Let’s start with the obvious. There’s no feature in Microsoft Planner to send an email and create a task. But that doesn’t mean that it’s impossible.
I’ll show you how to do it with Power Automate, but I hope Microsoft renders this article deprecated as quickly as possible. This feature is amazing and supported by other apps (we don’t say the T name here), and it’s been asked a lot and for a while.
The Flow itself is not complex, but I want to define, as always, the strategy before since there’s a lot of ways to do this, depending on what you want to achieve or the tools that you have at your disposal.
We need two things:
- A place to send the email
- A Flow that parses that email.
If you can, the best thing to do is to create a shared mailbox. Shared mailboxes are independent of your own, and they are handy for when you want to do actions like automation or notifications of systems. Of course, you need your administrator to create one, but there are many advantages to having one.
The second strategy is to use your own email address. It’s possible for you to email yourself and, with some tricks, you can have it so that the email doesn’t clutter your email box, either by removing it when parsed or archiving it.
Both strategies only differ with the start trigger. After that, all the rest will be the same, so that’s why I’m laying out both right from the start.
One last consideration. Regardless of the strategy, both will have emails that we don’t want to import. So we need a way to differentiate the emails that we want to import as tasks. Fortunately, a field will filter the emails based on the subject to insert something like “[task]” and trigger the Flow only for these emails. You can use other strings; the important thing is to have one that is fast to write and is unique enough so that other emails don’t get imported by accident. For this demo, let’s use “[task].”
So let’s look at the Flow. Depending on your strategy you’ll need:
- “When a new email arrives” trigger – for your own mailbox.
- “When a new email arrives in a shared mailbox” – for when you have a shared mailbox that you can use.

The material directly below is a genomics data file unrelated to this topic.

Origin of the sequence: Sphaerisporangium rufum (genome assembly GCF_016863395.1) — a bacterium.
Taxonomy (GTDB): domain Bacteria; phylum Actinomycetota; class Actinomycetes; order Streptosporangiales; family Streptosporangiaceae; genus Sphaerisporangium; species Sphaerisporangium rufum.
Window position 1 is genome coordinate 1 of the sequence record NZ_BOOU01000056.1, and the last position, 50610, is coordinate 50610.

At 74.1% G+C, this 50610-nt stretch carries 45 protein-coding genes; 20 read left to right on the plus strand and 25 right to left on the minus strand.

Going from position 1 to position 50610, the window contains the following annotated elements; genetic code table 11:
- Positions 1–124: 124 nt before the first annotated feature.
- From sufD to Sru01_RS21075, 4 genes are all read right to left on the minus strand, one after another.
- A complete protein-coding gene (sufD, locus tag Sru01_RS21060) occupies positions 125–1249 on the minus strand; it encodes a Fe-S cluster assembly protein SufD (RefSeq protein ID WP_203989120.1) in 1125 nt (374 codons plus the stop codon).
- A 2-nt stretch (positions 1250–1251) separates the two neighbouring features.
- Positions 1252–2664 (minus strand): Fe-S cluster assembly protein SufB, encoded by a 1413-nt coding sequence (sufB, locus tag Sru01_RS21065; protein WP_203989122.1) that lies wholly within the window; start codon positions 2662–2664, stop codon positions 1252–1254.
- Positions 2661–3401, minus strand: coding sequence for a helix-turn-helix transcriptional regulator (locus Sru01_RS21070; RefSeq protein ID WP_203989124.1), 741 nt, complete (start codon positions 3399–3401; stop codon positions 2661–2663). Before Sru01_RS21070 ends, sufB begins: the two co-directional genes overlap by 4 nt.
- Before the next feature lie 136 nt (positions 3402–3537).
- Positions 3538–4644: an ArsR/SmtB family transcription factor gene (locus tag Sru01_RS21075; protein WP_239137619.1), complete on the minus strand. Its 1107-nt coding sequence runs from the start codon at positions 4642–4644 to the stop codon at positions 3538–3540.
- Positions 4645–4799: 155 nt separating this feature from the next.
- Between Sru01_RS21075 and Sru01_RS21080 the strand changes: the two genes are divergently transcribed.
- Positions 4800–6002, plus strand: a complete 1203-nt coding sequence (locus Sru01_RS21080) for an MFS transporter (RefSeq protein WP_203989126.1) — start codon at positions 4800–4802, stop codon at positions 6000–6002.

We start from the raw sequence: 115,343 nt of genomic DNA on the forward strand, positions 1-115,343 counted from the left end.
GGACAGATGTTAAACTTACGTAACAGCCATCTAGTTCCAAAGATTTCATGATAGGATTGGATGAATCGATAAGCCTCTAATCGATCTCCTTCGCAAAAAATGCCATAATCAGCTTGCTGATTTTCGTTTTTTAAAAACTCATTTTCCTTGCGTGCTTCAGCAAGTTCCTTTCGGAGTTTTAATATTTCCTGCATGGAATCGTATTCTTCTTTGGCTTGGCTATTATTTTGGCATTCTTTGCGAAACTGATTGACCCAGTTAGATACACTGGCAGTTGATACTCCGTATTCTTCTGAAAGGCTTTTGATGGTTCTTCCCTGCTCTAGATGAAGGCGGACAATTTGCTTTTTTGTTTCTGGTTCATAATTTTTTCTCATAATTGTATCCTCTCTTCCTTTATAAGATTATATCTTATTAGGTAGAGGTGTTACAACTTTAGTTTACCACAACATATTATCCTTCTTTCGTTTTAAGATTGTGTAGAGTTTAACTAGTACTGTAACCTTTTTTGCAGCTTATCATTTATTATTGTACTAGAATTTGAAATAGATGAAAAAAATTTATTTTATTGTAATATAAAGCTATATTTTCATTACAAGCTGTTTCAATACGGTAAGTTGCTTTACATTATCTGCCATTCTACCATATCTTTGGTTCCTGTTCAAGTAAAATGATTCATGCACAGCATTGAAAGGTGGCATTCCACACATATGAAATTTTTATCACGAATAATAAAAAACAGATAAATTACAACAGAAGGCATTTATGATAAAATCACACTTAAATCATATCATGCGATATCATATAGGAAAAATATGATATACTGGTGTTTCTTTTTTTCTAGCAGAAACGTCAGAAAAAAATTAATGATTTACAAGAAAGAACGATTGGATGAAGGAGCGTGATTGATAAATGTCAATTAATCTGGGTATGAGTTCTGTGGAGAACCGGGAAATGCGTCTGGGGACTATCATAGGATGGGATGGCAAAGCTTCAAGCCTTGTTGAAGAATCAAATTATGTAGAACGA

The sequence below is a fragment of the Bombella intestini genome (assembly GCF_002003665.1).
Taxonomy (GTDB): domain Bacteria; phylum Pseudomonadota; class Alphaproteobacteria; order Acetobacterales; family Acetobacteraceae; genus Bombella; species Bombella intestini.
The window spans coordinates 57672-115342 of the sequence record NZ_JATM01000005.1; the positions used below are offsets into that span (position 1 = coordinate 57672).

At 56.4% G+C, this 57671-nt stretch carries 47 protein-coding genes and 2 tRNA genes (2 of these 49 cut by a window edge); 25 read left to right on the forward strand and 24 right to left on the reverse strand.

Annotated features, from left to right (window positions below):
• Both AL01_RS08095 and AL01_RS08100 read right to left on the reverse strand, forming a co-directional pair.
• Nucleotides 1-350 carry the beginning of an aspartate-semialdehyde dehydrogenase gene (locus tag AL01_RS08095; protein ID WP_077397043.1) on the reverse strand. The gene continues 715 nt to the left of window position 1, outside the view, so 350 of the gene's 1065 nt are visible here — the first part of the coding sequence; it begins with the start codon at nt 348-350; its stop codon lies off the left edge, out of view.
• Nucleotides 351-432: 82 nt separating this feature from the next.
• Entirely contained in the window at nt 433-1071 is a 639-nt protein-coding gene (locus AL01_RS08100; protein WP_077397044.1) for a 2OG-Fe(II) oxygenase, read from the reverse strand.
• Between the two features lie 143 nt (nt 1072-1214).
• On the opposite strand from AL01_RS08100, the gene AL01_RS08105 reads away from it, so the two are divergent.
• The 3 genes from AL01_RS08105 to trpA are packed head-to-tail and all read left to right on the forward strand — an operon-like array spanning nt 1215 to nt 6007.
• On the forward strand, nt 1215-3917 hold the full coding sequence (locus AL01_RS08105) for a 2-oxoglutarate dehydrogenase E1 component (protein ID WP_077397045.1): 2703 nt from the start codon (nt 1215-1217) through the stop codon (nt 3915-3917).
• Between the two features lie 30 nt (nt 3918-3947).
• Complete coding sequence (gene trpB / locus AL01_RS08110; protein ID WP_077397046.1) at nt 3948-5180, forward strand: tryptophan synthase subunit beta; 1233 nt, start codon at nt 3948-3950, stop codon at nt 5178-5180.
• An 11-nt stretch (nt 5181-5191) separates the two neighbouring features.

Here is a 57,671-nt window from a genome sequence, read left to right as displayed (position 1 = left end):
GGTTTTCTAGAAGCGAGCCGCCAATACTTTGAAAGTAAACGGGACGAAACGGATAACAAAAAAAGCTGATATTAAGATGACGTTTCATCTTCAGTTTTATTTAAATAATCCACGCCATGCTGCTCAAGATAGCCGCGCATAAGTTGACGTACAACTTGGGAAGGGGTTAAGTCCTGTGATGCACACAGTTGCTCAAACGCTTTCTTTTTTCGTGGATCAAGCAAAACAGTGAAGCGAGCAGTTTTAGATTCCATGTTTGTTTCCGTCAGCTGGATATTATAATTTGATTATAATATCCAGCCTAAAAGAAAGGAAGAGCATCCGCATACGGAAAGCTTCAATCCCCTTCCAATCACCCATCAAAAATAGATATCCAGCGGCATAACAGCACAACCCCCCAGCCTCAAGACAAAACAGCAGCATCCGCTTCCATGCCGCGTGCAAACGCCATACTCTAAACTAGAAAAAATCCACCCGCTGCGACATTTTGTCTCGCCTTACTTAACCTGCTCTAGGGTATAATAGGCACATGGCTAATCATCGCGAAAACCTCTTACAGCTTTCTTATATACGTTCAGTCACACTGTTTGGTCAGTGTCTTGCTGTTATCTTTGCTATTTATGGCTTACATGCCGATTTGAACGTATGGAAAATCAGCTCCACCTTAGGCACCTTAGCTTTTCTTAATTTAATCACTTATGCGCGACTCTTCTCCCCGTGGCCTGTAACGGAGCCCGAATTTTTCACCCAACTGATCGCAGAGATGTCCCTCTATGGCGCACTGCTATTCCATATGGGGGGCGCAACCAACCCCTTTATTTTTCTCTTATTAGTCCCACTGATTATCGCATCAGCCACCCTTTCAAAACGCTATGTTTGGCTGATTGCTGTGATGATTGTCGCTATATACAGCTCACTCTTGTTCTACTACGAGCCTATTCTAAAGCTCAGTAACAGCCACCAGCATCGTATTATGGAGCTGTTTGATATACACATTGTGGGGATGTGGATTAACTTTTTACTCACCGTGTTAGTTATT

Both have similar features, but we’ll look at the “Subject filter.” Since we only want to import emails that have “[task]” in the subject, we’ll need to use the “Subject Filter” field.
The Flow will trigger all emails containing this string in the subject, regardless of where it is. After this, we’ll do some cleanup to have a nice title to add.
We may have some empty spaces by removing the task, so let’s remove them using the trim function.
Now that we have the subject let’s create the task using the Create a task action. It’s a bit scary, but here it is:
I’ve talked in the past about this, and I’m sure that Microsoft will improve this action. However, it’s not user-friendly, and there are other areas in Power Automate where similar fields are displayed differently.
Now you only need to send an email to yourself, and a task is added as a task.
There’s more that we can do to improve this Flow. For example, we can use the body of the email as the description of the task. We only need to be careful because the body of the emails is HTML and not text, so we need to convert the text before we can add it. To do that, we need the “Html to text” action.
Finally, another consideration. To add the description, you need to use the “Update task details Action.”
I’ve sent another email with the body in bold to test if the conversion is correct, but as you can see below, Outlooks adds a lot of “stuff” to your email.
Let’s go to Microsoft Planner and see what we get:
We can do more, but I wanted to keep this article simple and to the point. For example, we could parse the body to fetch any tasks and parse the email’s attachments as attachments to the task.
But my main point stands. With a simple Flow and your email, you can have features that don’t exist, for now, in Microsoft Planner.